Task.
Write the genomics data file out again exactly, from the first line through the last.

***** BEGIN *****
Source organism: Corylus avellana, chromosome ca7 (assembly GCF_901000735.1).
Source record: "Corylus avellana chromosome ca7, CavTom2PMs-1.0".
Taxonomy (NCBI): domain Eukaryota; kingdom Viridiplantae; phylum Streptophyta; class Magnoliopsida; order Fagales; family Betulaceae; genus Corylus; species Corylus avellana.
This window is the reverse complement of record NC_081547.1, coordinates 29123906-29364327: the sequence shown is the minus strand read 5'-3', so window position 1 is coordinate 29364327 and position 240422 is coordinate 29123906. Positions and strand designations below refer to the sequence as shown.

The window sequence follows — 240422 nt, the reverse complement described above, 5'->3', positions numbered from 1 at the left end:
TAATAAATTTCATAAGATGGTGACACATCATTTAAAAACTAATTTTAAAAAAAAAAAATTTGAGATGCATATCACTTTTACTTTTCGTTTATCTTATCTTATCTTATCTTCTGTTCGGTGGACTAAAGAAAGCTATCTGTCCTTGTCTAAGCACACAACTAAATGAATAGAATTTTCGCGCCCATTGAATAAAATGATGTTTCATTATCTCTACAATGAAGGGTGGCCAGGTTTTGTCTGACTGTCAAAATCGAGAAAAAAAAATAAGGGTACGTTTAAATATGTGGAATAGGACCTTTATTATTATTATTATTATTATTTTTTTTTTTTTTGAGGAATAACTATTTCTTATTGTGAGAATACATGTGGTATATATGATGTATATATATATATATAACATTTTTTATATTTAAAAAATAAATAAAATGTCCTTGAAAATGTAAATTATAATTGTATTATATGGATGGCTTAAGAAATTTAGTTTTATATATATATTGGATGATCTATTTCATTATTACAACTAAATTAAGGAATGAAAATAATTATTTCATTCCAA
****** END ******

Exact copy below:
Source organism: Corylus avellana, chromosome ca7 (assembly GCF_901000735.1).
Source record: "Corylus avellana chromosome ca7, CavTom2PMs-1.0".
Taxonomy (NCBI): domain Eukaryota; kingdom Viridiplantae; phylum Streptophyta; class Magnoliopsida; order Fagales; family Betulaceae; genus Corylus; species Corylus avellana.
This window is the reverse complement of record NC_081547.1, coordinates 29123906-29364327: the sequence shown is the minus strand read 5'-3', so window position 1 is coordinate 29364327 and position 240422 is coordinate 29123906. Positions and strand designations below refer to the sequence as shown.

The window sequence follows — 240422 nt, the reverse complement described above, 5'->3', positions numbered from 1 at the left end:
TAATAAATTTCATAAGATGGTGACACATCATTTAAAAACTAATTTTAAAAAAAAAAAATTTGAGATGCATATCACTTTTACTTTTCGTTTATCTTATCTTATCTTATCTTCTGTTCGGTGGACTAAAGAAAGCTATCTGTCCTTGTCTAAGCACACAACTAAATGAATAGAATTTTCGCGCCCATTGAATAAAATGATGTTTCATTATCTCTACAATGAAGGGTGGCCAGGTTTTGTCTGACTGTCAAAATCGAGAAAAAAAAATAAGGGTACGTTTAAATATGTGGAATAGGACCTTTATTATTATTATTATTATTATTTTTTTTTTTTTTGAGGAATAACTATTTCTTATTGTGAGAATACATGTGGTATATATGATGTATATATATATATATAACATTTTTTATATTTAAAAAATAAATAAAATGTCCTTGAAAATGTAAATTATAATTGTATTATATGGATGGCTTAAGAAATTTAGTTTTATATATATATTGGATGATCTATTTCATTATTACAACTAAATTAAGGAATGAAAATAATTATTTCATTCCAA